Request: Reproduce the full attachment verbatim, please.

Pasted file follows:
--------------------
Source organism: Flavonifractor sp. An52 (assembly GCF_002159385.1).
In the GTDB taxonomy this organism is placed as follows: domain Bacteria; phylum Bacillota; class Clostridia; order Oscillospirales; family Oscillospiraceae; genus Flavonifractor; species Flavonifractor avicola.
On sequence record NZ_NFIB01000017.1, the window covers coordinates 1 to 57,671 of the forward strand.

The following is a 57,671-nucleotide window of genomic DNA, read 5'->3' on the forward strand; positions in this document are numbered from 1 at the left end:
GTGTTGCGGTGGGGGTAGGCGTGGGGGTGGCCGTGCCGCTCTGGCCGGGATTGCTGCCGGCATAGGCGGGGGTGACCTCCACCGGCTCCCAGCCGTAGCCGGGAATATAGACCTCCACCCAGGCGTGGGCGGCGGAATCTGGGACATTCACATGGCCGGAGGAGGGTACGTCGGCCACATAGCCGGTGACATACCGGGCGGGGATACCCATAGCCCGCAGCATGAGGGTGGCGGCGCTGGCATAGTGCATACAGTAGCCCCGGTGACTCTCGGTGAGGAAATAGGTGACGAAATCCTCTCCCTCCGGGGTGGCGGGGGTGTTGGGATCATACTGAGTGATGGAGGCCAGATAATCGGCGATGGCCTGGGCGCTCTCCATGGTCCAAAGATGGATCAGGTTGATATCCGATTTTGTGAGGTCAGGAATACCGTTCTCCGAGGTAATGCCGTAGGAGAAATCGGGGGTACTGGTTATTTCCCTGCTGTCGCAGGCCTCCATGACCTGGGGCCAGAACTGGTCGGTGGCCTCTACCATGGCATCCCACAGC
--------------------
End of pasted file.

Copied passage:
Source organism: Flavonifractor sp. An52 (assembly GCF_002159385.1).
In the GTDB taxonomy this organism is placed as follows: domain Bacteria; phylum Bacillota; class Clostridia; order Oscillospirales; family Oscillospiraceae; genus Flavonifractor; species Flavonifractor avicola.
On sequence record NZ_NFIB01000017.1, the window covers coordinates 1 to 57,671 of the forward strand.

The following is a 57,671-nucleotide window of genomic DNA, read 5'->3' on the forward strand; positions in this document are numbered from 1 at the left end:
GTGTTGCGGTGGGGGTAGGCGTGGGGGTGGCCGTGCCGCTCTGGCCGGGATTGCTGCCGGCATAGGCGGGGGTGACCTCCACCGGCTCCCAGCCGTAGCCGGGAATATAGACCTCCACCCAGGCGTGGGCGGCGGAATCTGGGACATTCACATGGCCGGAGGAGGGTACGTCGGCCACATAGCCGGTGACATACCGGGCGGGGATACCCATAGCCCGCAGCATGAGGGTGGCGGCGCTGGCATAGTGCATACAGTAGCCCCGGTGACTCTCGGTGAGGAAATAGGTGACGAAATCCTCTCCCTCCGGGGTGGCGGGGGTGTTGGGATCATACTGAGTGATGGAGGCCAGATAATCGGCGATGGCCTGGGCGCTCTCCATGGTCCAAAGATGGATCAGGTTGATATCCGATTTTGTGAGGTCAGGAATACCGTTCTCCGAGGTAATGCCGTAGGAGAAATCGGGGGTACTGGTTATTTCCCTGCTGTCGCAGGCCTCCATGACCTGGGGCCAGAACTGGTCGGTGGCCTCTACCATGGCATCCCACAGC